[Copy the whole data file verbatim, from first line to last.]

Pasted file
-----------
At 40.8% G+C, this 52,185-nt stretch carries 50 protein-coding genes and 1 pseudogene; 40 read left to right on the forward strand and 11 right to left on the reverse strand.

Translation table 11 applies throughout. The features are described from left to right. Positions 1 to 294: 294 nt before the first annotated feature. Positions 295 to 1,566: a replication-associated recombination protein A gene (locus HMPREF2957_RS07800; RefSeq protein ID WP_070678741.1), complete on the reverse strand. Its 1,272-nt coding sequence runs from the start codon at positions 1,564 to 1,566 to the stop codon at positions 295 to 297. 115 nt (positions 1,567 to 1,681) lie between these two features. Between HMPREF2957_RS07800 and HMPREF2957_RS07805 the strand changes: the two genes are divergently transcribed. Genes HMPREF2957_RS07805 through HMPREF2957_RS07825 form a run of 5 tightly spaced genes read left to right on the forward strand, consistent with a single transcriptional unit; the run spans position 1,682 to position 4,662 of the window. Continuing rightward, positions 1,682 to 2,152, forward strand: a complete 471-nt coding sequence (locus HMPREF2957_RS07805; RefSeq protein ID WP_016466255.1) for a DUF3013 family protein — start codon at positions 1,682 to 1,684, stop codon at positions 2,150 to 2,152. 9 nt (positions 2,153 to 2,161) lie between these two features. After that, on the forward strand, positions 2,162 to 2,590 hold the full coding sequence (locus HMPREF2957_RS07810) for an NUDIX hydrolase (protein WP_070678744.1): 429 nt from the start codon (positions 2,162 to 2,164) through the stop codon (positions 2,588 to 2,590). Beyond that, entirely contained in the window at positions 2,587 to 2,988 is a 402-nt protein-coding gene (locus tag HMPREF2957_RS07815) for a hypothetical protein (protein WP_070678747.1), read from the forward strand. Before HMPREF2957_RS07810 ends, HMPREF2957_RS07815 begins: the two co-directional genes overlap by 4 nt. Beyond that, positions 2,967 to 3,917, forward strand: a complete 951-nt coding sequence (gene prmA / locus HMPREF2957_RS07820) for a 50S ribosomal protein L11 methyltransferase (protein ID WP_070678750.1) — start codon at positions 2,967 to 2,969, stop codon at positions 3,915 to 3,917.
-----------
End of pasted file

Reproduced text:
At 40.8% G+C, this 52,185-nt stretch carries 50 protein-coding genes and 1 pseudogene; 40 read left to right on the forward strand and 11 right to left on the reverse strand.

Translation table 11 applies throughout. The features are described from left to right. Positions 1 to 294: 294 nt before the first annotated feature. Positions 295 to 1,566: a replication-associated recombination protein A gene (locus HMPREF2957_RS07800; RefSeq protein ID WP_070678741.1), complete on the reverse strand. Its 1,272-nt coding sequence runs from the start codon at positions 1,564 to 1,566 to the stop codon at positions 295 to 297. 115 nt (positions 1,567 to 1,681) lie between these two features. Between HMPREF2957_RS07800 and HMPREF2957_RS07805 the strand changes: the two genes are divergently transcribed. Genes HMPREF2957_RS07805 through HMPREF2957_RS07825 form a run of 5 tightly spaced genes read left to right on the forward strand, consistent with a single transcriptional unit; the run spans position 1,682 to position 4,662 of the window. Continuing rightward, positions 1,682 to 2,152, forward strand: a complete 471-nt coding sequence (locus HMPREF2957_RS07805; RefSeq protein ID WP_016466255.1) for a DUF3013 family protein — start codon at positions 1,682 to 1,684, stop codon at positions 2,150 to 2,152. 9 nt (positions 2,153 to 2,161) lie between these two features. After that, on the forward strand, positions 2,162 to 2,590 hold the full coding sequence (locus HMPREF2957_RS07810) for an NUDIX hydrolase (protein WP_070678744.1): 429 nt from the start codon (positions 2,162 to 2,164) through the stop codon (positions 2,588 to 2,590). Beyond that, entirely contained in the window at positions 2,587 to 2,988 is a 402-nt protein-coding gene (locus tag HMPREF2957_RS07815) for a hypothetical protein (protein WP_070678747.1), read from the forward strand. Before HMPREF2957_RS07810 ends, HMPREF2957_RS07815 begins: the two co-directional genes overlap by 4 nt. Beyond that, positions 2,967 to 3,917, forward strand: a complete 951-nt coding sequence (gene prmA / locus HMPREF2957_RS07820) for a 50S ribosomal protein L11 methyltransferase (protein ID WP_070678750.1) — start codon at positions 2,967 to 2,969, stop codon at positions 3,915 to 3,917.